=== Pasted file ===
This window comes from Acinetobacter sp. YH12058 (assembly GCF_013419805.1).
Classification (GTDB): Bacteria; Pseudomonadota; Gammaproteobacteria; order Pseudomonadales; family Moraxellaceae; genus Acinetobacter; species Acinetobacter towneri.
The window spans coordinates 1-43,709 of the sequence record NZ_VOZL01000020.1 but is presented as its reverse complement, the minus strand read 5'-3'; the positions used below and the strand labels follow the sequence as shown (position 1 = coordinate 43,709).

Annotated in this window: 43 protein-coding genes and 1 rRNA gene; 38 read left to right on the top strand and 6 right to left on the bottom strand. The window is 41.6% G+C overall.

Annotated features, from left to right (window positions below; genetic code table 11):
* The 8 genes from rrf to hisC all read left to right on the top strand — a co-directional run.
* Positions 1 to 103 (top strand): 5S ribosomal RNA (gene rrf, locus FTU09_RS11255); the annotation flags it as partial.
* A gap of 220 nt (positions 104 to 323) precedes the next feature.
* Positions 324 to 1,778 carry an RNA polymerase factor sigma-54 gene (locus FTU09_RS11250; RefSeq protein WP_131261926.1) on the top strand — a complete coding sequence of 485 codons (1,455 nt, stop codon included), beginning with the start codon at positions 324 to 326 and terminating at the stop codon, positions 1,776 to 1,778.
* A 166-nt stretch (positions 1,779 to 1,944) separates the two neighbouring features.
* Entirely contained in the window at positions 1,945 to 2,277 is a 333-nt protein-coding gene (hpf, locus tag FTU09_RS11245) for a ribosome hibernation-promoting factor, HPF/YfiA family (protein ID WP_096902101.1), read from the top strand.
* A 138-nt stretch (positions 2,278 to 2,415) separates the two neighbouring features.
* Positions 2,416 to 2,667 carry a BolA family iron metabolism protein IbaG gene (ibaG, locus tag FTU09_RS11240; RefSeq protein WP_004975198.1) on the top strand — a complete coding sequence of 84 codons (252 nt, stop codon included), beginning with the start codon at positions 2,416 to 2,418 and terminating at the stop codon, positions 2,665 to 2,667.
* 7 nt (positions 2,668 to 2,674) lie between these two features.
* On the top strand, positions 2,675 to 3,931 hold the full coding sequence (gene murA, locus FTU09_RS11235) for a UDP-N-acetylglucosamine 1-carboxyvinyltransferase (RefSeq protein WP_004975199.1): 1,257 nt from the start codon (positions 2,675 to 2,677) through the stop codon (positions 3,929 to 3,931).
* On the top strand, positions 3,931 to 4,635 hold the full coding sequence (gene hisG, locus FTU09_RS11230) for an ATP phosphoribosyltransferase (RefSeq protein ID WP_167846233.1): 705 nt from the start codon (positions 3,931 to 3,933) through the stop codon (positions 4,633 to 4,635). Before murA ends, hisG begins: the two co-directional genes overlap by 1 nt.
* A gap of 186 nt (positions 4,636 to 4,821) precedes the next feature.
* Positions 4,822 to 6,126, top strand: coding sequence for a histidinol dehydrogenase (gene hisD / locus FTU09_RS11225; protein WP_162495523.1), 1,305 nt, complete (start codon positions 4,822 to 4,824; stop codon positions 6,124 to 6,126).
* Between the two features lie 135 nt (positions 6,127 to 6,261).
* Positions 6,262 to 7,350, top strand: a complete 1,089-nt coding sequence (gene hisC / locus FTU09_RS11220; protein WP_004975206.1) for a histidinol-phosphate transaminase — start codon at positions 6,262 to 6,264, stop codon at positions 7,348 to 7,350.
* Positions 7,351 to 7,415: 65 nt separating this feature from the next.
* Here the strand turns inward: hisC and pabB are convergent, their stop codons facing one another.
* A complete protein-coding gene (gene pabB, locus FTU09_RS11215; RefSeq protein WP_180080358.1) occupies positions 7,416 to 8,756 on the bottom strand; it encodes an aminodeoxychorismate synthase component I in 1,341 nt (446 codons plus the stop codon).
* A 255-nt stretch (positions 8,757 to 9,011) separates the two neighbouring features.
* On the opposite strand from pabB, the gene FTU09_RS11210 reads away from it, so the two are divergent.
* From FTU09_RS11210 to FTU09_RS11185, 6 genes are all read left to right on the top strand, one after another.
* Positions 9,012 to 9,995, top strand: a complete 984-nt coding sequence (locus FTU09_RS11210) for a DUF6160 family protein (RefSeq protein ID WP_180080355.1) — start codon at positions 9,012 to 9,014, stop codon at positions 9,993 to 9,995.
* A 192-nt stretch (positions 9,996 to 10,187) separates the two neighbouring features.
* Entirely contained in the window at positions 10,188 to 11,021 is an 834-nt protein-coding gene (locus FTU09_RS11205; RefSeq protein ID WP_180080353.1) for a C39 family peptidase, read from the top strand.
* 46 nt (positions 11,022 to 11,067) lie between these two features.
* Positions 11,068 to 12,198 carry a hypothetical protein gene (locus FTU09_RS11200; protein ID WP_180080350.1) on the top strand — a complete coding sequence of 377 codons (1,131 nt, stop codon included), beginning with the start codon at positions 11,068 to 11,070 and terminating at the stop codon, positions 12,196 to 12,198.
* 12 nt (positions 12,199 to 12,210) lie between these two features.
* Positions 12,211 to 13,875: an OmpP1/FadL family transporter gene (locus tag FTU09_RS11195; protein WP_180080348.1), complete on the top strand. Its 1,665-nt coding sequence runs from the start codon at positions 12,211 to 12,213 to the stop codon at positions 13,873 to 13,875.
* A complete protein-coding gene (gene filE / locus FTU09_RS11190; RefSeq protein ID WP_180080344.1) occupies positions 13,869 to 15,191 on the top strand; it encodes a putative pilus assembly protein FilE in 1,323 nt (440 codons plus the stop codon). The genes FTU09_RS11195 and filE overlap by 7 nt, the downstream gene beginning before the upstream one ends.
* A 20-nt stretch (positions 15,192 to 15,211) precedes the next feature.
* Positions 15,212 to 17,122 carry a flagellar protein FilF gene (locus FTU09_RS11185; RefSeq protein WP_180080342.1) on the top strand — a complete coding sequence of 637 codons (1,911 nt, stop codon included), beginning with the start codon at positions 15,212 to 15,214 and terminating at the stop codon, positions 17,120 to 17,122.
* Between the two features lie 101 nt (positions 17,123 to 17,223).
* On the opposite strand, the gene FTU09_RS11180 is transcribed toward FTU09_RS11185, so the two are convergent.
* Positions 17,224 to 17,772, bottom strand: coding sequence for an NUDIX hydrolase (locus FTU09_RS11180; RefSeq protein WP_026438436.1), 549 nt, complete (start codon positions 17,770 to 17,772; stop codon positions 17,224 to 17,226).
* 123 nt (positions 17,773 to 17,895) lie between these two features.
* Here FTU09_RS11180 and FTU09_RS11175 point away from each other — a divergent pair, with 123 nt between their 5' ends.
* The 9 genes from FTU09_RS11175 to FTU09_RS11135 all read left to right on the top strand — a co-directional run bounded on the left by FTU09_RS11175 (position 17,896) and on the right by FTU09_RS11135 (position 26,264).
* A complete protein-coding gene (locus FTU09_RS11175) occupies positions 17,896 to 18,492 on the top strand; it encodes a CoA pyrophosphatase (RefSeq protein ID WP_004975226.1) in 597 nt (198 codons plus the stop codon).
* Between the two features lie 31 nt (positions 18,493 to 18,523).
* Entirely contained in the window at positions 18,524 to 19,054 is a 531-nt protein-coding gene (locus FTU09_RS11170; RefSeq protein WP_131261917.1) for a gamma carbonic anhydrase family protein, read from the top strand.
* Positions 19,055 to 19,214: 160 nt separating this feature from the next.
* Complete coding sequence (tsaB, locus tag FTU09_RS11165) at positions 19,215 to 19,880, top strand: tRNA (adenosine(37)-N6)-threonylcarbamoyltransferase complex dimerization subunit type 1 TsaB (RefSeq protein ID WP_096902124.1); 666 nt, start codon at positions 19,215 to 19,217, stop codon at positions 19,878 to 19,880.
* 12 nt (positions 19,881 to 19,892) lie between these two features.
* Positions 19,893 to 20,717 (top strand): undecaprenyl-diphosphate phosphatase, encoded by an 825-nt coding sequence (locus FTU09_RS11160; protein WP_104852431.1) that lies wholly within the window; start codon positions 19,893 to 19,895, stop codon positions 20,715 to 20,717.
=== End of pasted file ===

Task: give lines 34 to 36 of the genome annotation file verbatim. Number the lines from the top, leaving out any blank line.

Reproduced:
* A complete protein-coding gene (gene filE / locus FTU09_RS11190; RefSeq protein ID WP_180080344.1) occupies positions 13,869 to 15,191 on the top strand; it encodes a putative pilus assembly protein FilE in 1,323 nt (440 codons plus the stop codon). The genes FTU09_RS11195 and filE overlap by 7 nt, the downstream gene beginning before the upstream one ends.
* A 20-nt stretch (positions 15,192 to 15,211) precedes the next feature.
* Positions 15,212 to 17,122 carry a flagellar protein FilF gene (locus FTU09_RS11185; RefSeq protein WP_180080342.1) on the top strand — a complete coding sequence of 637 codons (1,911 nt, stop codon included), beginning with the start codon at positions 15,212 to 15,214 and terminating at the stop codon, positions 17,120 to 17,122.